- How Sleep Works
- Sleep Disorders
- Sleep Resources
- Sleep Health
- Sleep Medicine
Sleep talking, known as somniloquy, is a sleep disorder defined as talking during sleep without being aware of it.
Somniloquy literally means “sleep talking”. Although classified as a parasomnia, talking during sleep is generally considered of no medical or psychological consequence.
Sleep talking can occur at any point in the sleep cycle. The lighter the sleep, the more intelligible the speech. In stages 1 and 2, the talking might sound intelligible. In deep sleep, somniloquy may be restricted to moans and gibberish.
Popular myth associates sleep talking with dreams. While it is possible to talk in REM sleep, it isn’t as likely as at other stages. During REM, our body undergoes temporary paralysis: a safety mechanism designed to prevent us from acting out our dreams and hurting ourselves. This paralysis usually includes the jaw and speech mechanisms.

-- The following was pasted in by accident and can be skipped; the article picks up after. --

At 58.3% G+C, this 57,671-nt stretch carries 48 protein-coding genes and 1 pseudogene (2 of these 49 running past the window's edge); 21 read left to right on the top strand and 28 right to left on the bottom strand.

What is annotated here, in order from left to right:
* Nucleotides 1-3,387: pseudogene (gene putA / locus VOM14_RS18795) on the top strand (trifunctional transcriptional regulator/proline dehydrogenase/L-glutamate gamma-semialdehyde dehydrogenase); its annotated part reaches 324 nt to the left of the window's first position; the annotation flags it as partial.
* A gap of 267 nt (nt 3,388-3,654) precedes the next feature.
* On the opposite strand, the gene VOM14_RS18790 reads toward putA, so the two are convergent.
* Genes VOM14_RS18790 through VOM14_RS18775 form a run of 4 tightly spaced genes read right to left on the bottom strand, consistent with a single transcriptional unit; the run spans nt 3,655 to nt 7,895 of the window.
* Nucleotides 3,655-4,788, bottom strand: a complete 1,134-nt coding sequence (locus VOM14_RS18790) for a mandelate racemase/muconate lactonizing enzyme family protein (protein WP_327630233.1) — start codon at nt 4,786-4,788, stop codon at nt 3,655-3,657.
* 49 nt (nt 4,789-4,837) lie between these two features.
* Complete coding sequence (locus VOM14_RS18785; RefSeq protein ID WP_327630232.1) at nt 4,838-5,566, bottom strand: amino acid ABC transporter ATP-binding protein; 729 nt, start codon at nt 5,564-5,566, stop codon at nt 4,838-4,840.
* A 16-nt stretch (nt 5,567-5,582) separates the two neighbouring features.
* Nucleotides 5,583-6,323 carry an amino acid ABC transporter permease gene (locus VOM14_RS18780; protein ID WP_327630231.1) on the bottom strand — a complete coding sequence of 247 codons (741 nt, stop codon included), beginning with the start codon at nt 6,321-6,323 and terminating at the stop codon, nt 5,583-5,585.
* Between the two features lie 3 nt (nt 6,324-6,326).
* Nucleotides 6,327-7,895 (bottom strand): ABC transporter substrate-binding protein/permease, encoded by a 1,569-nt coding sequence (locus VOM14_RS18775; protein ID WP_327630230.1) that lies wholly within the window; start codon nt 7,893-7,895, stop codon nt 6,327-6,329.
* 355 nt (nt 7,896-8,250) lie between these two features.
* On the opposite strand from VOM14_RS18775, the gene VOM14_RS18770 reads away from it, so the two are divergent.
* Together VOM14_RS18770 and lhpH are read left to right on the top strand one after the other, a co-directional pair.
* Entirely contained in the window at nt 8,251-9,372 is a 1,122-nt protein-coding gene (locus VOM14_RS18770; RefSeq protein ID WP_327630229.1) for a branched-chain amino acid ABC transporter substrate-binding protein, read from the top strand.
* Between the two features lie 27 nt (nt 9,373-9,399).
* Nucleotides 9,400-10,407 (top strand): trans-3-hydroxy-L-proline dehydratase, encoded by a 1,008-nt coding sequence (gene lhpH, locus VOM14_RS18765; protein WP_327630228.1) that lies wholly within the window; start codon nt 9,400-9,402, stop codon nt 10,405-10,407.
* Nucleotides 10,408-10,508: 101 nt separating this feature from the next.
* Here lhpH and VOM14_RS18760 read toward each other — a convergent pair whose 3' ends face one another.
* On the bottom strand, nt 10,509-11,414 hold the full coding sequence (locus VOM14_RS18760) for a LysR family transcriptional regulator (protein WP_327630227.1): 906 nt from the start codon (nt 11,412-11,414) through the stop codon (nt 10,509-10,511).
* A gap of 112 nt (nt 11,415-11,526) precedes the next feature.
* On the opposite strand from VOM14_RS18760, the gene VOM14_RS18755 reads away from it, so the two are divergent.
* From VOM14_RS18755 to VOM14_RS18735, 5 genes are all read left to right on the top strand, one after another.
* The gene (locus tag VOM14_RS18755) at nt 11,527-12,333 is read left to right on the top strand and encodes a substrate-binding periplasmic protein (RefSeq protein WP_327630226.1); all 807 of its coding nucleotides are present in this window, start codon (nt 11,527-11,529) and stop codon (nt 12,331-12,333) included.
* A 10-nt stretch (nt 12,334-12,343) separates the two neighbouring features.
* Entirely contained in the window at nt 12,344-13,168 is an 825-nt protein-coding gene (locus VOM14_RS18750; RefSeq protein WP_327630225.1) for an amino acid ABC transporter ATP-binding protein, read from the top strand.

People who talk while asleep have no awareness that they are talking, and speak in an emotionless tone. Somniloquy is not generally considered a serious problem unless other disorders, such as somnambulism and apnea, are involved. Anxiety disorders, stress, and fevers generally make people talk more. Somnilioquy is one of the mysteries of sleep – scientists still don’t know why it happens.
A recent study of toddlers found that over 80% talk in their sleep, a much higher percentage than kids who sleepwalk, wet their beds, or suffer bruxism or night terrors. Older kids and adults of all ages can talk in their sleep.
If somniloquy proves irritating to others in the household, you can try these tips to reduce it.